Opinion: How a Quebec current affairs show offered a model for how to talk about Islamophobia

Sheema Khan is the author of Of Hockey and Hijab: Reflections of a Canadian Muslim Woman.

It’s been a bruising two weeks in Quebec, to say the least. There was strong reaction to the Justin Trudeau administration’s appointment of Amira Elghawaby as Canada’s Special Representative for Combating Islamophobia, with a mandate to provide external advice and guidance to the federal government.

But Ms. Elghawaby’s earlier writings related to Quebec sparked a firestorm in the province. In a 2019 opinion piece, she and co-author Bernie Farber cited a poll in which they said that “the majority of Quebecers in their support for Bill 21 appear to be influenced not by the rule of law but by anti-Muslim sentiment.” restricts certain civil servants from wearing religious symbols while at work.

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Now, despite her sincere apologies for the pain her words caused, this has led to calls for resignation from four provincial and two federal parties; some have even called for the position itself to be abolished. In response to these allegations of defamation of Quebec and contempt for the people of Quebec, there have been counter-allegations of Islamophobia for the treatment of Ms Elghawaby, as well as Bill 21. It’s as if the two loneliness yelled at each other, which they did only tragically anchored in their positions.

So it was bold for Radio-Canada to jump into the fray with a televised debate on these same issues on the popular current affairs program Tout le monde enparle, moderated by the brilliant Guy A. Lepage. Guests were Maxime Pedneaud-Jobin, the former mayor of Gatineau, Que., and Boufeldja Benabdallah, a co-founder and spokesperson for the Quebec Islamic Cultural Center, where six Muslim believers were murdered in 2017.

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But while the two men differed on a number of issues, they did so with respect, with nuance, humor and a heartfelt appeal for mutual understanding.

Mr. Pedneaud-Jobin, who is now a columnist for La Presse, had written an article on the suffering of the people of Quebec under the yoke of the Catholic Church. His great-grandmother died at the age of 34 after her 13th pregnancy, of which eight were carried to term; His grandmother gave birth to 11 children, after which her priest blessed her for “doing her part.” These were the days when the Church controlled much of the state and the lives of Quebecers, and according to Mr. Pedneaud-Jobin, the harms it caused far outweighed the good. A friend of mine compares that era to Iran today. For this reason, a generation of Quebecers is averse to religion — particularly any foray into government.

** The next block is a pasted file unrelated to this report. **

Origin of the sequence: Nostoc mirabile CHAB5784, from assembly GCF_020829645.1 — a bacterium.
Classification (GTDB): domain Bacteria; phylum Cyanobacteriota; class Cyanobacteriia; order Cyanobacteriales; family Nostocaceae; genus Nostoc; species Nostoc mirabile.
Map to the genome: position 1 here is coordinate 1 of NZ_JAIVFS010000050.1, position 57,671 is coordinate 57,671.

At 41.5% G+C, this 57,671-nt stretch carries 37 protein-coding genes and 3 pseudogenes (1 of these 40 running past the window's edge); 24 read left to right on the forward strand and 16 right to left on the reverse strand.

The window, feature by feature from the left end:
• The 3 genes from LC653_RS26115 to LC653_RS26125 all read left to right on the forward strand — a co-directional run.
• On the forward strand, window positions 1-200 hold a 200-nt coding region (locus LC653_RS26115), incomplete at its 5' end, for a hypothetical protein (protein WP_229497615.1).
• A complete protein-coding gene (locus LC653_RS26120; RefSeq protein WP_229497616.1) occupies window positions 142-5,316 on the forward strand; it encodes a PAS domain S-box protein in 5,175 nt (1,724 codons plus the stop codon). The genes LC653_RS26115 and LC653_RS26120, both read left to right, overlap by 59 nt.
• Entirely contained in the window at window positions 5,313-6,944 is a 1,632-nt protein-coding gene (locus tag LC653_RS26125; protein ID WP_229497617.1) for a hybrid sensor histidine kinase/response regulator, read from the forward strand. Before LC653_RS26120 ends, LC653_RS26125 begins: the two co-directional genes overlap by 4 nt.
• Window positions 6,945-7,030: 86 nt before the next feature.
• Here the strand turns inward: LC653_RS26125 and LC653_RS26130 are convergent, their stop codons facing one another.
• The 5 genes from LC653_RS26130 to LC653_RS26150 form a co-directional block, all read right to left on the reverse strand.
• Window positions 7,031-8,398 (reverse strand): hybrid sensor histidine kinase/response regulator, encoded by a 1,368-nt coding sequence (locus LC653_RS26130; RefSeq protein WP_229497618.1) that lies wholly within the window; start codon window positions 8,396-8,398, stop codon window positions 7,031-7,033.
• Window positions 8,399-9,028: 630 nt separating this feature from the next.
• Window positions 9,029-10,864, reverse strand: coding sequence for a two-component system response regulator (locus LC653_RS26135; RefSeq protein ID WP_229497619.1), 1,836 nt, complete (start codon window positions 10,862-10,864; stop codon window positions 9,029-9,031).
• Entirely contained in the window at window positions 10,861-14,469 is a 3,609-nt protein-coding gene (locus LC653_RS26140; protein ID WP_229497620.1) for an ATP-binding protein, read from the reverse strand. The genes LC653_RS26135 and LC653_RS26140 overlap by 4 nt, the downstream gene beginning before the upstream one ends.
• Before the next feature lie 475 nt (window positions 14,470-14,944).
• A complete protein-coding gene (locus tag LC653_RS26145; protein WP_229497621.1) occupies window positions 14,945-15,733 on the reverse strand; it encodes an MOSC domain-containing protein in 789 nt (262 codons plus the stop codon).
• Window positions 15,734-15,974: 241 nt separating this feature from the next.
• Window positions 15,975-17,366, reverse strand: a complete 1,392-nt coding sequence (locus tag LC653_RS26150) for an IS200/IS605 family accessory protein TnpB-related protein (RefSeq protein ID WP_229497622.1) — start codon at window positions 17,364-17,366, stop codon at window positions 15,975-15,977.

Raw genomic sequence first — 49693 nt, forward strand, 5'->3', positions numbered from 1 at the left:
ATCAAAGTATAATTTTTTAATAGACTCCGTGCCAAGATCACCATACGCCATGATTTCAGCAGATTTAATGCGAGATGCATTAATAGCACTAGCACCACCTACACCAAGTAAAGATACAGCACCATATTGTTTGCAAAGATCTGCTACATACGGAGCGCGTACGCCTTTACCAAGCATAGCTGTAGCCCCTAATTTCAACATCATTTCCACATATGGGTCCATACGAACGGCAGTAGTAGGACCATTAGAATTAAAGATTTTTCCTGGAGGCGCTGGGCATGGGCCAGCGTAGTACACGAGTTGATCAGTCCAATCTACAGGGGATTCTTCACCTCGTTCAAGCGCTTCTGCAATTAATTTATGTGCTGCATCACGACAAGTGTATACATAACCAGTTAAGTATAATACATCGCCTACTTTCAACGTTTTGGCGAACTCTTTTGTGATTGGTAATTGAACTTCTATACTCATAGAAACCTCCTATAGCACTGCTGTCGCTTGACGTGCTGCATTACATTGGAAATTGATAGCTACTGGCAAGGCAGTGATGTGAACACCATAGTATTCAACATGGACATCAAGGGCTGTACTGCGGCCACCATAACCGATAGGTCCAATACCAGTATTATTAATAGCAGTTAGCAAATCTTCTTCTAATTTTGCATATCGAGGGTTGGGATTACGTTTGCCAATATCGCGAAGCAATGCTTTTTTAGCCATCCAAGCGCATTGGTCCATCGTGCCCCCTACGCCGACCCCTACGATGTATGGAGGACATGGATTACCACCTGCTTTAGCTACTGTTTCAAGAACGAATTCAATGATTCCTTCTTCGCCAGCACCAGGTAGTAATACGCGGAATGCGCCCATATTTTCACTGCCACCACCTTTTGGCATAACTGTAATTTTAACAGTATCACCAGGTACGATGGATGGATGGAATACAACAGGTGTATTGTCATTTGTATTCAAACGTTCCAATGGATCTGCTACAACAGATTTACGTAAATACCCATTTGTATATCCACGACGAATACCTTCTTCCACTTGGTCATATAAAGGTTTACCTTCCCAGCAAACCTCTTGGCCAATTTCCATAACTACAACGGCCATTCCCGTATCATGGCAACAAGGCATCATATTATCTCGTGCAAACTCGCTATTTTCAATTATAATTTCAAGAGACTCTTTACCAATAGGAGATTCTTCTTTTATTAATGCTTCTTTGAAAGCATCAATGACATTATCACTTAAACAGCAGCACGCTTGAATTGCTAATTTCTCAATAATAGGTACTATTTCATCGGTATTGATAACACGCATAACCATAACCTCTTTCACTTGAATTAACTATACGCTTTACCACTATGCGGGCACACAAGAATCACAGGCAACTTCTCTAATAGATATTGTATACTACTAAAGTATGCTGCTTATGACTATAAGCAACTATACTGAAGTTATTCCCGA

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For Mr. Pednault-Jobin, Bill 21 is a compromise as it is not an outright ban on all government employees. He also explained that collective rights are more prominent in Quebec than in the rest of North America, where individual rights prevail. One might disagree, but it was useful – and necessary – for understanding why people support the law.

For his part, Mr Benabdallah eloquently shared his appreciation for the people of Quebec, the vast majority of whom have shown kindness to the Muslim community since the 2017 killings. He said he was “devastated” by Ms Elghawaby’s comments – they do not reflect his own experience – but as a man of peace he believes she should be given the opportunity to prove herself as she has apologized. As for that laïcitéMr. Benabdallah agreed that religion should not have any bearing on government affairs, but he disagreed with Bill 21. If it were as benign as its proponents claim, there would have been no need for the province to apply the disregard clause to both the Canadian as well as the Quebec Charter.

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On the issue of representative office itself, Mr. Pednault-Jobin drew on his experience as mayor and argued that money spent on local programs in the field is far more effective than funding a federal post. He also prefers a position that fights all forms of discrimination. In counterpoint, Mr Benabdallah pointed out that 11 Muslim Canadians were murdered in three separate attacks over a four-year period and that anti-Muslim sentiment has not stopped, necessitating specificity. But he also agreed on the need for an office to combat anti-Semitism.

And so it went: a palette of ideas offered with much wisdom and from cooler heads to think about. This juxtaposition of opposing views, humanely designed to promote understanding and respect, should be a model for the discussion of other contentious issues. In this way there is an opportunity for gradual convergence amidst conflicting histories within our human family. We don’t have to shout at each other; we have to listen.

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